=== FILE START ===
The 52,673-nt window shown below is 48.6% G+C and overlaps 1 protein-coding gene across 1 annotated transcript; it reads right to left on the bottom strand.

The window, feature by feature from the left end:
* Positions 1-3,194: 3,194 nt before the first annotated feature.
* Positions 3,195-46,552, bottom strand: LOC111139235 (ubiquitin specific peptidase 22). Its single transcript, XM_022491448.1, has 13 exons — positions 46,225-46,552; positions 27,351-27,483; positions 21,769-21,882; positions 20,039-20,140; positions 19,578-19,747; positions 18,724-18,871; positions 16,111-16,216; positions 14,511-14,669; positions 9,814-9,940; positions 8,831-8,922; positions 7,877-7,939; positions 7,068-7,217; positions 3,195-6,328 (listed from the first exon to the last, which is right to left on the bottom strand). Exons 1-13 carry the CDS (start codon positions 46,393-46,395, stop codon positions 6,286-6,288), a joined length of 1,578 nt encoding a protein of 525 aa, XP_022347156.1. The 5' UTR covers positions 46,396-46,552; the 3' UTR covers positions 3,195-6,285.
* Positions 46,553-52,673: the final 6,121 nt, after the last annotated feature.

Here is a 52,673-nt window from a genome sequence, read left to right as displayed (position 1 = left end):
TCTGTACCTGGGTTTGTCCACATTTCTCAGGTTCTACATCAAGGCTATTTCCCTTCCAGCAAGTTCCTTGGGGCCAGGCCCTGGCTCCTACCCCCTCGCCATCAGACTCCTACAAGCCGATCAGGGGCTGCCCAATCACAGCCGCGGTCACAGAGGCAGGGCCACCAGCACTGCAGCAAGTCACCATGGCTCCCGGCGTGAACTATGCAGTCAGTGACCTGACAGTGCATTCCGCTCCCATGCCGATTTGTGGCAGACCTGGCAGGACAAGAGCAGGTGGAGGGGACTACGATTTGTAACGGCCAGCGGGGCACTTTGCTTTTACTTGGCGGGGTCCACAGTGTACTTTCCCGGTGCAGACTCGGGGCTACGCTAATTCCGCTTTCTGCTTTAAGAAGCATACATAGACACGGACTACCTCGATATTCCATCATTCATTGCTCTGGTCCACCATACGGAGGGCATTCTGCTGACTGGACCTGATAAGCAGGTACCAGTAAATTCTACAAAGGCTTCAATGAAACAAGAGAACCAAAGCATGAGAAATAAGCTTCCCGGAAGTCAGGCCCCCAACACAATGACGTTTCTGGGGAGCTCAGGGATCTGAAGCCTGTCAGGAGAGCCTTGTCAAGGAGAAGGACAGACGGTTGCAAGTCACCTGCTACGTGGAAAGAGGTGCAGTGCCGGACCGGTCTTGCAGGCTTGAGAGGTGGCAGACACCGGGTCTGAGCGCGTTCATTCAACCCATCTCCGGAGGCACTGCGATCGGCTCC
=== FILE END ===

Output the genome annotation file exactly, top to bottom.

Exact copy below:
The 52,673-nt window shown below is 48.6% G+C and overlaps 1 protein-coding gene across 1 annotated transcript; it reads right to left on the bottom strand.

The window, feature by feature from the left end:
* Positions 1-3,194: 3,194 nt before the first annotated feature.
* Positions 3,195-46,552, bottom strand: LOC111139235 (ubiquitin specific peptidase 22). Its single transcript, XM_022491448.1, has 13 exons — positions 46,225-46,552; positions 27,351-27,483; positions 21,769-21,882; positions 20,039-20,140; positions 19,578-19,747; positions 18,724-18,871; positions 16,111-16,216; positions 14,511-14,669; positions 9,814-9,940; positions 8,831-8,922; positions 7,877-7,939; positions 7,068-7,217; positions 3,195-6,328 (listed from the first exon to the last, which is right to left on the bottom strand). Exons 1-13 carry the CDS (start codon positions 46,393-46,395, stop codon positions 6,286-6,288), a joined length of 1,578 nt encoding a protein of 525 aa, XP_022347156.1. The 5' UTR covers positions 46,396-46,552; the 3' UTR covers positions 3,195-6,285.
* Positions 46,553-52,673: the final 6,121 nt, after the last annotated feature.

Here is a 52,673-nt window from a genome sequence, read left to right as displayed (position 1 = left end):
TCTGTACCTGGGTTTGTCCACATTTCTCAGGTTCTACATCAAGGCTATTTCCCTTCCAGCAAGTTCCTTGGGGCCAGGCCCTGGCTCCTACCCCCTCGCCATCAGACTCCTACAAGCCGATCAGGGGCTGCCCAATCACAGCCGCGGTCACAGAGGCAGGGCCACCAGCACTGCAGCAAGTCACCATGGCTCCCGGCGTGAACTATGCAGTCAGTGACCTGACAGTGCATTCCGCTCCCATGCCGATTTGTGGCAGACCTGGCAGGACAAGAGCAGGTGGAGGGGACTACGATTTGTAACGGCCAGCGGGGCACTTTGCTTTTACTTGGCGGGGTCCACAGTGTACTTTCCCGGTGCAGACTCGGGGCTACGCTAATTCCGCTTTCTGCTTTAAGAAGCATACATAGACACGGACTACCTCGATATTCCATCATTCATTGCTCTGGTCCACCATACGGAGGGCATTCTGCTGACTGGACCTGATAAGCAGGTACCAGTAAATTCTACAAAGGCTTCAATGAAACAAGAGAACCAAAGCATGAGAAATAAGCTTCCCGGAAGTCAGGCCCCCAACACAATGACGTTTCTGGGGAGCTCAGGGATCTGAAGCCTGTCAGGAGAGCCTTGTCAAGGAGAAGGACAGACGGTTGCAAGTCACCTGCTACGTGGAAAGAGGTGCAGTGCCGGACCGGTCTTGCAGGCTTGAGAGGTGGCAGACACCGGGTCTGAGCGCGTTCATTCAACCCATCTCCGGAGGCACTGCGATCGGCTCC